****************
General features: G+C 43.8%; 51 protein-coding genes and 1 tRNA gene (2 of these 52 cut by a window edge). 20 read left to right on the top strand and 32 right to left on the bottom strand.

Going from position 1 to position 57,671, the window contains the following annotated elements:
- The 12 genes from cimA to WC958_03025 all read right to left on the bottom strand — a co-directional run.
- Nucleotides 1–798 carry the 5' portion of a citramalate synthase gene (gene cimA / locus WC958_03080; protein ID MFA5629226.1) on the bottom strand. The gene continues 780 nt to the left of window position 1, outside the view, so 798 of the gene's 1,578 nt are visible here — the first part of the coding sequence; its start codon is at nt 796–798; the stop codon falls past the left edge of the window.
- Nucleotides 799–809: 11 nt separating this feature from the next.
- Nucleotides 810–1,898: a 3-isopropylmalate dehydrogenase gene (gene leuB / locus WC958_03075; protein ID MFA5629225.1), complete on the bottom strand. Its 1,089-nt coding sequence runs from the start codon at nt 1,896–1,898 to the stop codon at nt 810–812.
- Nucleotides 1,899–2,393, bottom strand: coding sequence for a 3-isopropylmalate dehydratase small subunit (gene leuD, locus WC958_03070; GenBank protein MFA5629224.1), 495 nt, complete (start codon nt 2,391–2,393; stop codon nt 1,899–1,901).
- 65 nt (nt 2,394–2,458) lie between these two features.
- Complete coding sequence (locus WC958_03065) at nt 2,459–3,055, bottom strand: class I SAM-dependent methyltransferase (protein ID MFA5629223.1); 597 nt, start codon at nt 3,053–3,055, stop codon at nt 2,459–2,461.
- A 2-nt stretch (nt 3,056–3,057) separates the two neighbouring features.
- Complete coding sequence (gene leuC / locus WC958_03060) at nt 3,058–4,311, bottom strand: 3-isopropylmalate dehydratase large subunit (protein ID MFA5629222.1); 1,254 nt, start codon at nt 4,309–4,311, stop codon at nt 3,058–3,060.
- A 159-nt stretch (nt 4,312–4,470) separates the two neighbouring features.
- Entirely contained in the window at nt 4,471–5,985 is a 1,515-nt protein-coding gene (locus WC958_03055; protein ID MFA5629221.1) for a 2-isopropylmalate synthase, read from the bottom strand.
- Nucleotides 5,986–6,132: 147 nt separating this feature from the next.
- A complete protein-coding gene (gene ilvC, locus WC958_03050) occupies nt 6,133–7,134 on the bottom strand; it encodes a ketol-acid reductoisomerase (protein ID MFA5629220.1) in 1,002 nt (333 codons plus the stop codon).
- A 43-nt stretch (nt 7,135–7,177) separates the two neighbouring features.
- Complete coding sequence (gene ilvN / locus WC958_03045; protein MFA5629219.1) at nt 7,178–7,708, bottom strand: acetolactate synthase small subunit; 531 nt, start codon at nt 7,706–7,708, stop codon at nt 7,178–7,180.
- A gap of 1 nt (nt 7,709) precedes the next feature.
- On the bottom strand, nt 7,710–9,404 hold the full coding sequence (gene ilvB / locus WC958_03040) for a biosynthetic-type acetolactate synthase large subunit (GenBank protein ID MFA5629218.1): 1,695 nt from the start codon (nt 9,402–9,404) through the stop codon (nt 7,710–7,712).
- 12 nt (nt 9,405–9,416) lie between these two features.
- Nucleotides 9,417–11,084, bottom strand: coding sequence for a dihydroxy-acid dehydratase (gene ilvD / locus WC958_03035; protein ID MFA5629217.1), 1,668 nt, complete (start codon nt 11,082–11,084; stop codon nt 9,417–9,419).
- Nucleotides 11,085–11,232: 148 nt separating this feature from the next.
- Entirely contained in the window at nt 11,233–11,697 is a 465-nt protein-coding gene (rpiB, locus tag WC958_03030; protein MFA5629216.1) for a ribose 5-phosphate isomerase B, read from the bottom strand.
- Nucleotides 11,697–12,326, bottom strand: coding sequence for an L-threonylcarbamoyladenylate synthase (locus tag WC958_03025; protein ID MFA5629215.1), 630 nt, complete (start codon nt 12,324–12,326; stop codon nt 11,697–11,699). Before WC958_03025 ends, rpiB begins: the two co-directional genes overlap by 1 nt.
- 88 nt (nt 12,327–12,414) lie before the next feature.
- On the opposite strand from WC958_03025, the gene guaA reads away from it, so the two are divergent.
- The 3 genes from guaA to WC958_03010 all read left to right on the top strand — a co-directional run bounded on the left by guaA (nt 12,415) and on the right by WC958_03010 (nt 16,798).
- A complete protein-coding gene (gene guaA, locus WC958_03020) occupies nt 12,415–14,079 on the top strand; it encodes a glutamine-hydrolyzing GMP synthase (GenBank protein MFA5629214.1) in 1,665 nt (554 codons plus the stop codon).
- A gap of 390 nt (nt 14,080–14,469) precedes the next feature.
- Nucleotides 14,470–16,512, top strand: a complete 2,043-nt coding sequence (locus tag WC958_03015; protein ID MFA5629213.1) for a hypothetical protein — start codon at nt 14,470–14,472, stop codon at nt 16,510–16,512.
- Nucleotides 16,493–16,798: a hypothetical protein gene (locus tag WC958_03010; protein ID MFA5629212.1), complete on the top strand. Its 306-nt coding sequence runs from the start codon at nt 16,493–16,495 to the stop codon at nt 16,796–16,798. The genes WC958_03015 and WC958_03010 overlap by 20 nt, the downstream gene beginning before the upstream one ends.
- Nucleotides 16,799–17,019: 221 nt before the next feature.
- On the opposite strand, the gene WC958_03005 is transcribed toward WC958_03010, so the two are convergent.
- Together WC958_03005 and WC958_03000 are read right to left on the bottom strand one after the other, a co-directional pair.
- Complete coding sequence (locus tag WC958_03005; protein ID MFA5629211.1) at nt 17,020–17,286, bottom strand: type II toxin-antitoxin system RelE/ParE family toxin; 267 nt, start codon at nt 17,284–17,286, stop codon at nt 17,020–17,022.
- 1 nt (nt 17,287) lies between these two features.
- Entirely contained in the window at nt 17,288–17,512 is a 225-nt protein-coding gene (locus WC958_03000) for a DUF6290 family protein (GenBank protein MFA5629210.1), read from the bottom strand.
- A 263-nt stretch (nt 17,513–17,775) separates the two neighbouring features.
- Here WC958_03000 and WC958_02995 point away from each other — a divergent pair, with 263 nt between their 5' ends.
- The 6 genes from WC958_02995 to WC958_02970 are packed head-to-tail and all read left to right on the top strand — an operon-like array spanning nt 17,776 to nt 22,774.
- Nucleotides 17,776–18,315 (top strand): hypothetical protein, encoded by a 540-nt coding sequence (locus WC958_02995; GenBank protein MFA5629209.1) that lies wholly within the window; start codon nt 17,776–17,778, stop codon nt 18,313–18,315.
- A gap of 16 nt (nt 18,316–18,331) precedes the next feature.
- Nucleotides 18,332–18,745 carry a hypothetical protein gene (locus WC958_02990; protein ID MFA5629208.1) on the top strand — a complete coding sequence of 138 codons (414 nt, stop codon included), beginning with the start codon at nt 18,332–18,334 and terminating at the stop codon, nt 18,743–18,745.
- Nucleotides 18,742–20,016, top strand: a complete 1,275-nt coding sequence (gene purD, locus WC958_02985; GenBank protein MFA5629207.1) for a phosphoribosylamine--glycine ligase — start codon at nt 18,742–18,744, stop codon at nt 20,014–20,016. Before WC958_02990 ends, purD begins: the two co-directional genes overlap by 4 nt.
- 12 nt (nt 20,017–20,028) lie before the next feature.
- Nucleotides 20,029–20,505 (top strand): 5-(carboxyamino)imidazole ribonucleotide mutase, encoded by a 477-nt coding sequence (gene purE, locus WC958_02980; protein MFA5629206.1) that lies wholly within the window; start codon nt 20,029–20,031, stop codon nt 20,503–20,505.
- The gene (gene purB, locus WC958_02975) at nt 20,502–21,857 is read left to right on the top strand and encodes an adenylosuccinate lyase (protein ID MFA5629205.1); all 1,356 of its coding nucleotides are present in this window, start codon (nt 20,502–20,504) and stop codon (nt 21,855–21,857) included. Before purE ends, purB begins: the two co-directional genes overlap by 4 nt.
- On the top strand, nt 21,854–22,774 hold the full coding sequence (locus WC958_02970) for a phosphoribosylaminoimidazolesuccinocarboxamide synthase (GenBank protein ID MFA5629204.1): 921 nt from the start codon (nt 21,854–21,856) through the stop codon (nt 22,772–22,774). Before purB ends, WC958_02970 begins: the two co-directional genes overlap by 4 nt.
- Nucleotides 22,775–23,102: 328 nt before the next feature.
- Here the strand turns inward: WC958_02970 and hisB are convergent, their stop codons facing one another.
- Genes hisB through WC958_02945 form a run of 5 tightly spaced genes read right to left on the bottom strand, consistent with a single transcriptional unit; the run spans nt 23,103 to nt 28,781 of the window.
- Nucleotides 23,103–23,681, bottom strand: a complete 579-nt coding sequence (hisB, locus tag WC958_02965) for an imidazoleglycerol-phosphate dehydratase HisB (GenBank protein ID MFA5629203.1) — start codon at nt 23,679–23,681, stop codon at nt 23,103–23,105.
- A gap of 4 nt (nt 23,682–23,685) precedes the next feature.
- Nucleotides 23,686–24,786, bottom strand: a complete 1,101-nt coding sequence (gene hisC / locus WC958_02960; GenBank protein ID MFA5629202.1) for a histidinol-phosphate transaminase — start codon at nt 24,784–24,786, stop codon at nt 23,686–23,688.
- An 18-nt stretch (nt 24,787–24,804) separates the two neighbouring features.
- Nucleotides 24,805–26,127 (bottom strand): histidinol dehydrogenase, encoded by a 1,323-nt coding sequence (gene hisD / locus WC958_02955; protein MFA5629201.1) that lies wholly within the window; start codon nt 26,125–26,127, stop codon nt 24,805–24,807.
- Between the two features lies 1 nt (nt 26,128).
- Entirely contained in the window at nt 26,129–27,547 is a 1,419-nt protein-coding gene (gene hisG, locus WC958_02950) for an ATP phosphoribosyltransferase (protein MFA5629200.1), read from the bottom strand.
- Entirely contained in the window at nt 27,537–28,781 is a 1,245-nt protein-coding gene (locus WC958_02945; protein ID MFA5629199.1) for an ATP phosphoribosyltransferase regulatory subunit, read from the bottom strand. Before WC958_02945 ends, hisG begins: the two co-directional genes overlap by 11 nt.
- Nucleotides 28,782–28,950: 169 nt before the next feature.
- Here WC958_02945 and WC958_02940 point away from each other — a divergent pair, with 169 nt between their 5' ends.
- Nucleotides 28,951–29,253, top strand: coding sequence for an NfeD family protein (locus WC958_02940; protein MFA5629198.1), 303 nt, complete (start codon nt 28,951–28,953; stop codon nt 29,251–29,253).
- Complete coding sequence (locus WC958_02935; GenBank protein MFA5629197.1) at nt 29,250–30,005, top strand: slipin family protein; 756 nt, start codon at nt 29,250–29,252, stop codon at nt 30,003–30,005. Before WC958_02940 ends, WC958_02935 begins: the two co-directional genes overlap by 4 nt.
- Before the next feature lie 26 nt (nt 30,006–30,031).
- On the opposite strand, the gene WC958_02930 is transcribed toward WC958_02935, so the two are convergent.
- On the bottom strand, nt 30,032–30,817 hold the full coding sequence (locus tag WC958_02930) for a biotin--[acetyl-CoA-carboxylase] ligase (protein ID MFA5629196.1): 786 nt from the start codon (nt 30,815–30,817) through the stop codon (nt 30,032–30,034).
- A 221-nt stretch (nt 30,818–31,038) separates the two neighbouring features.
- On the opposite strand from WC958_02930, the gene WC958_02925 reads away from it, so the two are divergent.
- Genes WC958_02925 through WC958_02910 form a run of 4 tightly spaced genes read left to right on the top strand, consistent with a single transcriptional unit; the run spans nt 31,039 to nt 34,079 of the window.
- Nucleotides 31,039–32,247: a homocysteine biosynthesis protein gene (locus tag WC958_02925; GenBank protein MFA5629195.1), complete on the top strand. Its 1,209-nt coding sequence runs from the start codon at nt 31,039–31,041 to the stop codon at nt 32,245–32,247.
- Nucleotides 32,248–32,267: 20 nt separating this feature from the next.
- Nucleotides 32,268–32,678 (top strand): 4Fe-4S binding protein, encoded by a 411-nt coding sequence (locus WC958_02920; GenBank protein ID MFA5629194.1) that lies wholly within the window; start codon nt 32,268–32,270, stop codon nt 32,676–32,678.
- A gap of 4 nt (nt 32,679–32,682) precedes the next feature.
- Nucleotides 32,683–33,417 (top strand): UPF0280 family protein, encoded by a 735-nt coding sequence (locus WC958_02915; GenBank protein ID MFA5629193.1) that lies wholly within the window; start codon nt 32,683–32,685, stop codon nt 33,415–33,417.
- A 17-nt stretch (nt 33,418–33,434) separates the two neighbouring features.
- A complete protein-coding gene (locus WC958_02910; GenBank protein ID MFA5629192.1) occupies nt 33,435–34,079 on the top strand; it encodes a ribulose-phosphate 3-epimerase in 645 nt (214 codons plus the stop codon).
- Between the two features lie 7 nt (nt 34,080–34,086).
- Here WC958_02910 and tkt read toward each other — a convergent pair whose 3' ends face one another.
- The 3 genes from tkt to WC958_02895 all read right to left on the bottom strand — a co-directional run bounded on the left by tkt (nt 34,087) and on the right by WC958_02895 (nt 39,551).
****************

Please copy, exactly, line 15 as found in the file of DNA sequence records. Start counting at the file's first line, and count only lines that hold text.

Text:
- A complete protein-coding gene (gene ilvC, locus WC958_03050) occupies nt 6,133–7,134 on the bottom strand; it encodes a ketol-acid reductoisomerase (protein ID MFA5629220.1) in 1,002 nt (333 codons plus the stop codon).